Important note: A completed boat only has one attack, and only immediately after its completion.

However, if you can complete another boat using the bits and pieces of a conquered boat you get another attack with that new boat.

Special Red Indian Cards

When you draw and place one of the following cards you may have special actions or privileges:

The Booty Cards

Booty Cards give additional points in the tally, that's why everyone is after them.

Booty Cards have differentiated values.

All other cards, i.e. non-booty cards like Red Indians and empty canoe sections simply score 1 point each (2 points if the boat is long enough, Ed.). Opposed to that, Booty Cards may score an additional 2 points each.

The following Booty Cards may score double value:

But there are also Booty Card combinations that score triple or quadruple points.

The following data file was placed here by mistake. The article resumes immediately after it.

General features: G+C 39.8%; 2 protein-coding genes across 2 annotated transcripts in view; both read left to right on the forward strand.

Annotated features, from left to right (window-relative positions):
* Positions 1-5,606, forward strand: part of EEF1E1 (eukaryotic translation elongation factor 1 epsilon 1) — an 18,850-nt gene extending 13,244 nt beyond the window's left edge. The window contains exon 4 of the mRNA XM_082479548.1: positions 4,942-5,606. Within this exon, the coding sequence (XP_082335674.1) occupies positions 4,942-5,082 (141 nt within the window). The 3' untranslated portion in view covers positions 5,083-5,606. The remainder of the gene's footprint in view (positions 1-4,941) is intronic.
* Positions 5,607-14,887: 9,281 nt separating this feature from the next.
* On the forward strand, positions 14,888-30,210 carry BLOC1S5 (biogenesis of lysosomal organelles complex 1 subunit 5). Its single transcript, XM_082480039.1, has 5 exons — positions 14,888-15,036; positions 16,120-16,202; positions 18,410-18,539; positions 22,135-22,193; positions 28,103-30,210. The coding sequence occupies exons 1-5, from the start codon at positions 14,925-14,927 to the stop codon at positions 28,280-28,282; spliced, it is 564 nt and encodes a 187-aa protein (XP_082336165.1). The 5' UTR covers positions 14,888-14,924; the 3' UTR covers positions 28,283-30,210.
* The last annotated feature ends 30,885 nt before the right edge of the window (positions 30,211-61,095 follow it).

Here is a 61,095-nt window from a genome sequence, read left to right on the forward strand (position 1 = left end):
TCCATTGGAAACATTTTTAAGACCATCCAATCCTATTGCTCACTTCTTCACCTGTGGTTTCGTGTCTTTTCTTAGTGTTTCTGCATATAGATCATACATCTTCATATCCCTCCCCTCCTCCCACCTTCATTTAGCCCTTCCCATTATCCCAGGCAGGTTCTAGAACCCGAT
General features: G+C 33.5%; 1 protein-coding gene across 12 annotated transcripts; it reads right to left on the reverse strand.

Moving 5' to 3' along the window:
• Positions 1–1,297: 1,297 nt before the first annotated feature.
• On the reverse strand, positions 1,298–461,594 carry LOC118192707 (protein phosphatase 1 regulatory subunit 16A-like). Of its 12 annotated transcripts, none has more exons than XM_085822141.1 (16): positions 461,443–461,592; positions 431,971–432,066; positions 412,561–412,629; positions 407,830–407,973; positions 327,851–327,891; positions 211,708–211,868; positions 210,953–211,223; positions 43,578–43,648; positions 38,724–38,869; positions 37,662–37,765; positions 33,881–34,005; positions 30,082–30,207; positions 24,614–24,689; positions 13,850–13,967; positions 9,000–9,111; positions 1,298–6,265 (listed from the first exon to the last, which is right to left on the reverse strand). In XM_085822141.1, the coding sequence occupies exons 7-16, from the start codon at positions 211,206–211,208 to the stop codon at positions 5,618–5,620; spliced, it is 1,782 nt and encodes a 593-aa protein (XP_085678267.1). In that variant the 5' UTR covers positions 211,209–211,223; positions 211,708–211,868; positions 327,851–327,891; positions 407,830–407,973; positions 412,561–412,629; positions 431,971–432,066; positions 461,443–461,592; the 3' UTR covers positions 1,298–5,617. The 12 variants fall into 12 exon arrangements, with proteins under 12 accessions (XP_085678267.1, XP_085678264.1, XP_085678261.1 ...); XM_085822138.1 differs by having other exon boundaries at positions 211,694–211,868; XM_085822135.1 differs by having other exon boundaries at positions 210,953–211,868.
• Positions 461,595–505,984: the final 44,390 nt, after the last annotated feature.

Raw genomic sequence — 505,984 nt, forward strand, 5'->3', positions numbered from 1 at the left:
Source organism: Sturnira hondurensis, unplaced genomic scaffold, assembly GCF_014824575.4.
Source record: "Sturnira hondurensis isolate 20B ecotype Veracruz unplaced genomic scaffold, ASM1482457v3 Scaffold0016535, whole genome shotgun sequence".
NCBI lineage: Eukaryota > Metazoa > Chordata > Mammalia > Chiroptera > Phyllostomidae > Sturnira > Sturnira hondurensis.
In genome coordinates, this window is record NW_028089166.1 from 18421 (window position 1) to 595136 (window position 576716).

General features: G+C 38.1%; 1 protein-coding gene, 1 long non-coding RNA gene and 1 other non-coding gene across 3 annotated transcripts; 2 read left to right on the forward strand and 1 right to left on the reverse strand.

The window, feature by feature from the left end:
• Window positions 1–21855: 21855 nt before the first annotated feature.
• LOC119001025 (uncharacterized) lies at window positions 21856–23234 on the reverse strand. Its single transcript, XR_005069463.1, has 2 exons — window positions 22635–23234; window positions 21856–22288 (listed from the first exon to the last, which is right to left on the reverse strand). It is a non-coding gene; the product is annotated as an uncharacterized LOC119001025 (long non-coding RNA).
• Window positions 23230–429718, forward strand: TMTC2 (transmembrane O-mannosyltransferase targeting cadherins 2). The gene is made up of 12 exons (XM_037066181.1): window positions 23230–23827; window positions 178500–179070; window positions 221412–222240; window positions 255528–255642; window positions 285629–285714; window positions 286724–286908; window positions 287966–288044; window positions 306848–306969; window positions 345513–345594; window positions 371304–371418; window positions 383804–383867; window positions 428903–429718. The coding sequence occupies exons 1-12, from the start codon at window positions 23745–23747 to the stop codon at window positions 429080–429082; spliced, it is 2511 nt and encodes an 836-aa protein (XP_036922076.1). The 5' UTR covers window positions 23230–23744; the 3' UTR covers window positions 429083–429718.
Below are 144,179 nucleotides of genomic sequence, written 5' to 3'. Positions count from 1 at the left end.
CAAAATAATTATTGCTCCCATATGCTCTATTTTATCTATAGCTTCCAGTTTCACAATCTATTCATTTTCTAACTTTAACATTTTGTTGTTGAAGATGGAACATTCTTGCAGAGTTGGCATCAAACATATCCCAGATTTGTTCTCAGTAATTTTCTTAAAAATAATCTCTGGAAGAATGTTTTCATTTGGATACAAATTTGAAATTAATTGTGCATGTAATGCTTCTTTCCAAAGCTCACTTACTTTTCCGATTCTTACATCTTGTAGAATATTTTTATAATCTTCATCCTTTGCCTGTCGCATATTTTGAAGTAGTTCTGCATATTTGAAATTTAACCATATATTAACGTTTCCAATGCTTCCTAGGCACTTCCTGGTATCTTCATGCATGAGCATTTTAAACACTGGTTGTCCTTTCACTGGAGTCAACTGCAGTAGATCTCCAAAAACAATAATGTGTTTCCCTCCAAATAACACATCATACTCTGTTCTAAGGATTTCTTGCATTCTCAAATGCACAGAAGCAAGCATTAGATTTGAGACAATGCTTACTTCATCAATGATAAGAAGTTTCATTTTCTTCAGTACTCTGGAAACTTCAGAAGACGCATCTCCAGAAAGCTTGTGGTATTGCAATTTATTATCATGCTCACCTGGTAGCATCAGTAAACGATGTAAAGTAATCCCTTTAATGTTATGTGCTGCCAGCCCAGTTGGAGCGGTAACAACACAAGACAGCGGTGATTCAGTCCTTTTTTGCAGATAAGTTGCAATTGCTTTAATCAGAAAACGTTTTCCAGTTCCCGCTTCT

The following cards score 3 points if they are placed together (adjacent to each other), i.e. the couple scores 6 points (2 times 3 points):

If you are able to add the person that goes with these cards they even score 4 points, i.e. 12 points (3 times 4 points) for the complete suite. (The persons are Soldier, Bear Hunter, Buffalo Hunter, Lumberjack, Gold Digger, Cowboy, Ed.)

Important note: The higher value is only scored if the cards of a suite are placed in the same boat and in correct order. (I assume the person may sit fore or aft of the booty, Ed.)

Because it is hard to place suites so that they count fully, there is a special rule:

Special Rule: In general, cards may not be moved once placed.

Here is an exception to this:

End of the Game

A player may end the game once he has completed 3 boats. If he chooses to do so and announces it the game ends immediately.

The player is allowed to continue playing, but he may only end the game immediately after completion of a boat. If he passes the chance on his third boat he must complete a fourth boat to end the game, or a fifth after that, etc.

The game also ends when all 3 card decks are empty.


In the final tally only completed boats count. To make tallying easier remove incomplete boats before counting. Tally is by boat, each completed boat scores:

(of the additional scores, only the highest applicable is taken into account. Ed.)